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West Haymarket Central Utility Plant dedicated



LINCOLN – Mayor Chris Beutler and representatives of the city of Lincoln, Lancaster County, District Energy Corporation and Lincoln Electric System today (5/14) dedicated the West Haymarket Central Utility Plant. The plant provides thermal energy services to the West Haymarket Joint Public Agency, whose customers include Pinnacle Bank Arena, shops, apartments, condominiums, hotels and office spaces in Lincoln’s West Haymarket district.

Construction of the plant began in February 2012. The state-of-the-art facility entered commercial operation Sept. 1, 2013. LES, which provides management services to DEC, coordinated the design and construction.


Doug Bantam, LES’ chief operating officer and DEC administrator, said the plant is able to deliver reliable heating and cooling to customers at economical costs. “Because of built-in efficiencies and the ability to reduce electrical demand, the project benefits all Lincoln-area citizens because the savings are ultimately passed on to them,” he said.


“I want to thank the District Energy Corporation and Lincoln Electric System for working with the city and the West Haymarket JPA on this great addition to our community,” Mayor Chris Beutler said. “This environmentally responsible plant plays a central role in supporting the continued growth of the area. And by helping to keep electricity costs low, we can continue to attract even more employers to our Lincoln.”


“This project is significant,” said Larry Hudkins, county commissioner and president of the DEC Board of Directors. “District Energy Corporation worked hard to ensure we were ready to serve our new West Haymarket customers as their projects were completed, and we are proud our services provide multiple benefits to both our customers and the community. What we do may be behind the scenes, but the impact is noteworthy.”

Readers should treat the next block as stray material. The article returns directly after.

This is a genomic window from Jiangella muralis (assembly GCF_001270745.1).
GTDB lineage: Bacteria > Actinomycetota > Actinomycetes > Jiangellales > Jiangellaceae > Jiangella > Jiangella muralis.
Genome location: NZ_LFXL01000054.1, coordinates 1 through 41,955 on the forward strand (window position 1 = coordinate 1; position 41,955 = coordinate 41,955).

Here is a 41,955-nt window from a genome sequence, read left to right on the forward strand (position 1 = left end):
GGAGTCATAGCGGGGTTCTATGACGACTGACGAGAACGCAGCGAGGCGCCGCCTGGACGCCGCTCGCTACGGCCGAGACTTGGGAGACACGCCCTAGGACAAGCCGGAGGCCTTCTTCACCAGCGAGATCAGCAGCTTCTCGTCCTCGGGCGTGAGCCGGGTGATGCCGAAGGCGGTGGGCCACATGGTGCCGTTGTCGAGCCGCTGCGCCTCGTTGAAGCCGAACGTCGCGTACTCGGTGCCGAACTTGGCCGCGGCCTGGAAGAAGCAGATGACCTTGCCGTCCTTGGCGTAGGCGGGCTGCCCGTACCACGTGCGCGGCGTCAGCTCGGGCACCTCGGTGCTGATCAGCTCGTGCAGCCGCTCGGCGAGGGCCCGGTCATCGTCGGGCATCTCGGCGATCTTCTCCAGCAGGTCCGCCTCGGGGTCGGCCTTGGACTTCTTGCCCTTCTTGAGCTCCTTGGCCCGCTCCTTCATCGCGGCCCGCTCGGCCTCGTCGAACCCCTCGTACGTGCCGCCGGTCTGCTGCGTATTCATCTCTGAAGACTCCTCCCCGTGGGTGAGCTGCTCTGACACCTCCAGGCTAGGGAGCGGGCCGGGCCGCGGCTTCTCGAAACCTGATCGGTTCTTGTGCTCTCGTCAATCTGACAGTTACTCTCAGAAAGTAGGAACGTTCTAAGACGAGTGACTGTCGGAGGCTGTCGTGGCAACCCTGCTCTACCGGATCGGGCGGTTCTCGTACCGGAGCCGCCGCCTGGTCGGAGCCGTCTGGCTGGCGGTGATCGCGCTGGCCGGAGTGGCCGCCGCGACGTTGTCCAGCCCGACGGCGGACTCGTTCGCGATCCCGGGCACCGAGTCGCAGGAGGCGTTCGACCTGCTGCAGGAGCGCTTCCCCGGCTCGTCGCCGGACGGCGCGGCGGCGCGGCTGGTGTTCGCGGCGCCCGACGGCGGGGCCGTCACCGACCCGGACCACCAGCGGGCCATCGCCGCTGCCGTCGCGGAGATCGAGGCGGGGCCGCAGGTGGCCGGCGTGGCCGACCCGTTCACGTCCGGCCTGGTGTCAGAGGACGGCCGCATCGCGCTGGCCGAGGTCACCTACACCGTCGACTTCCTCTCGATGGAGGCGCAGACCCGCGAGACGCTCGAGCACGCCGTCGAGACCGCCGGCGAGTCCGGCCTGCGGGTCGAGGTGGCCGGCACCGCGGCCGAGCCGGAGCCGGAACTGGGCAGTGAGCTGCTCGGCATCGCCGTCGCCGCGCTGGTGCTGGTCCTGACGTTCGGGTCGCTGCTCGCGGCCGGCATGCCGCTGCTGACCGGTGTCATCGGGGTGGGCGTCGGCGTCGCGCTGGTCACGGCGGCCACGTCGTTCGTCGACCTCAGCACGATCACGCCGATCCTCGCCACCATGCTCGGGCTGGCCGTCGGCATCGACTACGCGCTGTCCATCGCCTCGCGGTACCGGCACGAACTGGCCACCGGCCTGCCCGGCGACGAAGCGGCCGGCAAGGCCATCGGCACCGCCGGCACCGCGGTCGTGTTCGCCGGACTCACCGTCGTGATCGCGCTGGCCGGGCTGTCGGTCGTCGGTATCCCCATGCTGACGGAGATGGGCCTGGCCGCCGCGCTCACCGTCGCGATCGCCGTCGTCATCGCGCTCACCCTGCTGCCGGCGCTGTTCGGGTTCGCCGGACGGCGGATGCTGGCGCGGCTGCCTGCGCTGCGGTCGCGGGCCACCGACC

Dan Dixon, LES supervisor, Inter-Local projects and DEC project manager, said building owners, developers and the community benefit because the Central Utility Plant houses all of the equipment needed to serve its customers, eliminating the need for on-site chillers at each participating facility. “This reduces energy demand and use while increasing usable building space.” In addition, Dixon noted the plant’s boilers and chillers are more efficient than the equipment typically installed in similar facilities. This reduces the amount of fossil fuels burned.


The Central Utility Plant was completed on time and within budget. It consists of four 1,200-ton chillers (enough capacity to cool 2,400 typical residential homes) and 16 boilers (12 gas and four electric) that readily can be staged on and off to meet the area’s heating demand. It was designed for possible expansion and is capable of serving more than 1 million square feet of customer space. The plant joins three other DEC facilities: 

  • The Lancaster County Adult Detention Facility Thermal Energy Facility, which provides heating and cooling service and emergency electrical service to the 700-bed Lancaster County Adult Detention Facility.

  • The 14th & K Street Plant, which provides high-pressure steam to heat the Nebraska State Office building, State Capitol and the State Administration Office.

  • The 9th & K Street Plant, which provides heating and cooling service to the Lancaster County and city of Lincoln government complex.



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